Monday, April 14, 2008

"The end of poetry is pleasure..." literally?

There's been a fair amount of backlash against poetry readings lately, as in one of the comments to a recent Mark Wallace blogpost, and in Josh Corey's thoughtful reservations about performing his work. Could just be the whole tedious April poetry thing, along with a general dubiousness and exhaustion. I have no opinion about it myself, but find it striking that alongside this there's a clear growing interest in poetry audio and video, viz., Poetry Speaks, Ubuweb, and various useful and popular websites and podcasts devoted to such.

At first, I wondered whether there was something in the character of poems being written in these times that mitigates against the effectiveness of readings, but I figure if Ezra Pound had no difficulty reciting the Cantos poets can be as complex as possible and still read just fine; indeed, there must be more poetry readings now than ever - maybe the ubiquity explains why the fatigue has set in.

So, too much of a good thing? Not a good thing? Or maybe it's just a matter of poets not wanting to be members of a club that would let people like them join: seems like some of this is also coincident with media reports about the frenzy to hear Mary Oliver. I mean, poetry readings are probably just another un-ironized tradition that have got to go, right? Still, poets appear to want to be heard and seen reading from their work just as much as they want to be perceived as working on the edge, in the margins. (Being on the outside sounds better than being on the inside; but that's a whole 'nother story.)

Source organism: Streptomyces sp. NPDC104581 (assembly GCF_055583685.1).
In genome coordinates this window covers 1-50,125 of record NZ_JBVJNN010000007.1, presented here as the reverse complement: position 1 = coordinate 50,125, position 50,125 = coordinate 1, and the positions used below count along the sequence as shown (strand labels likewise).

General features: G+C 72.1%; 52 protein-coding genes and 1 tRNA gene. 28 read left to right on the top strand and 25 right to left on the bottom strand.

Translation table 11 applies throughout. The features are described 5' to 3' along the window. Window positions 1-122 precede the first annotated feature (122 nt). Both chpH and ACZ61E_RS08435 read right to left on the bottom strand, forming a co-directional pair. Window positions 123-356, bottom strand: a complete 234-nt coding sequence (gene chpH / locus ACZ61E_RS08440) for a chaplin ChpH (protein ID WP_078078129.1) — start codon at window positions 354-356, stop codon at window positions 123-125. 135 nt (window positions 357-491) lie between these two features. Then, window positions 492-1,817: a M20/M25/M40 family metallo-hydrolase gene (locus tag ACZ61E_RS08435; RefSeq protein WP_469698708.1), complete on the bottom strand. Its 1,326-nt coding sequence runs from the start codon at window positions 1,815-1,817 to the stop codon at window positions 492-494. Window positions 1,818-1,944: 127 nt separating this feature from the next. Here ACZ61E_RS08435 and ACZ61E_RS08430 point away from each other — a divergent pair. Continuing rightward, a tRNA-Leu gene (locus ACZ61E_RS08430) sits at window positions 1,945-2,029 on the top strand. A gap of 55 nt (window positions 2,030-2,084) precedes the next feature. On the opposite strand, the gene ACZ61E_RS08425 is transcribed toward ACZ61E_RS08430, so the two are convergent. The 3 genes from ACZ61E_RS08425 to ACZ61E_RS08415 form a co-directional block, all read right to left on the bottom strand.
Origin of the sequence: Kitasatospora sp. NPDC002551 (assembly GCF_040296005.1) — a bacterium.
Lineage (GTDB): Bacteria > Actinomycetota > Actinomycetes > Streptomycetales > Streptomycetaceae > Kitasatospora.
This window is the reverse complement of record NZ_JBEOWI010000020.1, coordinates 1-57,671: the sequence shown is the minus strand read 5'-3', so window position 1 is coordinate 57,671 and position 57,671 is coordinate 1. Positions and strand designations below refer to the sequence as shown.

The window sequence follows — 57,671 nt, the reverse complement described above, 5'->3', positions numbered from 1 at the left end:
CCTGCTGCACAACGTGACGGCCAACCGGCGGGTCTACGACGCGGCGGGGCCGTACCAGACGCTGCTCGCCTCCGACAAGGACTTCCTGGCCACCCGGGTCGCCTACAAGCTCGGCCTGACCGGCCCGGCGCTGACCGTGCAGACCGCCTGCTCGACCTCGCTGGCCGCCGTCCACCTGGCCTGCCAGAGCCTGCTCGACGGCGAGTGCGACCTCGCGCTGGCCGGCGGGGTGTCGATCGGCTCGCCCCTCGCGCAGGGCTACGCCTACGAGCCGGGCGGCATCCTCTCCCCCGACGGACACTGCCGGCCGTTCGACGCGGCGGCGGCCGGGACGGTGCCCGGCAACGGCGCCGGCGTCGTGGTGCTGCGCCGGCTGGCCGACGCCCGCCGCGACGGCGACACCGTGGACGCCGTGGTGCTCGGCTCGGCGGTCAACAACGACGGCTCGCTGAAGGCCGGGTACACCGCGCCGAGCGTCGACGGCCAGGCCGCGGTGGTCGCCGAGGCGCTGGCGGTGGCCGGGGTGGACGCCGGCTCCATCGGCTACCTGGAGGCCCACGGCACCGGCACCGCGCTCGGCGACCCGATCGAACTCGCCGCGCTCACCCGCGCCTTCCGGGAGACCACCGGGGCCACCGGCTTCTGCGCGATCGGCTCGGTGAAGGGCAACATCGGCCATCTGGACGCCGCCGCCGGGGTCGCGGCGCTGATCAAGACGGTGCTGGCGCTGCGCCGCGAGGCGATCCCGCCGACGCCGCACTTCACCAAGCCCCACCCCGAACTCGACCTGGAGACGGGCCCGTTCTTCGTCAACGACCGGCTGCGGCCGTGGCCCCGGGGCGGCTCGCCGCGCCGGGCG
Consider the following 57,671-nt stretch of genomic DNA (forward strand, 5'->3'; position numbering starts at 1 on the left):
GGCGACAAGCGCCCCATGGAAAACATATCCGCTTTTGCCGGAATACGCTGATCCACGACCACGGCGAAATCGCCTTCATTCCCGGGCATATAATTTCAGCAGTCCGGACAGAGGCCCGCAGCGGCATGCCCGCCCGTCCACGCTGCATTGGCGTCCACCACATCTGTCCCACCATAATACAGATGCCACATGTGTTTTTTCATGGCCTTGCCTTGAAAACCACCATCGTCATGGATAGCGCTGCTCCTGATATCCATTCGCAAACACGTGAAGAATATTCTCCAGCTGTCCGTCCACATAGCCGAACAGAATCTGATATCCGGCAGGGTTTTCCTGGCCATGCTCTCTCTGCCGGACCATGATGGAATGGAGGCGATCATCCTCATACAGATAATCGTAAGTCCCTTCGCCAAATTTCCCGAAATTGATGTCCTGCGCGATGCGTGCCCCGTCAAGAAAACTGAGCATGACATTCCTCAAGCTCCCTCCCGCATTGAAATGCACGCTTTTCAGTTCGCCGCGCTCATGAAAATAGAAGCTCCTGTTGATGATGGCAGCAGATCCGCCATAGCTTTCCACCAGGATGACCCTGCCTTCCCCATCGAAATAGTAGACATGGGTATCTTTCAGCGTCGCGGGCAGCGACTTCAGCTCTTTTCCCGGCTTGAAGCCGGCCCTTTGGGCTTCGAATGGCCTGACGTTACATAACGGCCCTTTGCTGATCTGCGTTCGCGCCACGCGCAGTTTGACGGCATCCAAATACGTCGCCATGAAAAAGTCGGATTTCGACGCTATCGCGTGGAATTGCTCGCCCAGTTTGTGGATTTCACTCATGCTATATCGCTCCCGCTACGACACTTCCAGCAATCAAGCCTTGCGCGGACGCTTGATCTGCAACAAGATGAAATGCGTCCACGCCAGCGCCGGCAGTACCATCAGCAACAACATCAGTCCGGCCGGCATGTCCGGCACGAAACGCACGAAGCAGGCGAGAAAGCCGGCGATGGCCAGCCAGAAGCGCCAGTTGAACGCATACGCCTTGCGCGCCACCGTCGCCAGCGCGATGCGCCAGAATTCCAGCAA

Do they contradict themselves? Very well then...


Rolli said...

Too bad about the American backlash. Now, in my own neck of the woods (Canada), readings remain popular. Our literary community is a comparatively small one, though; we huddle together, for warmth. And haven't been clubbed senseless by irony, just yet.

equivocal said...

Don-- I've responded to this here: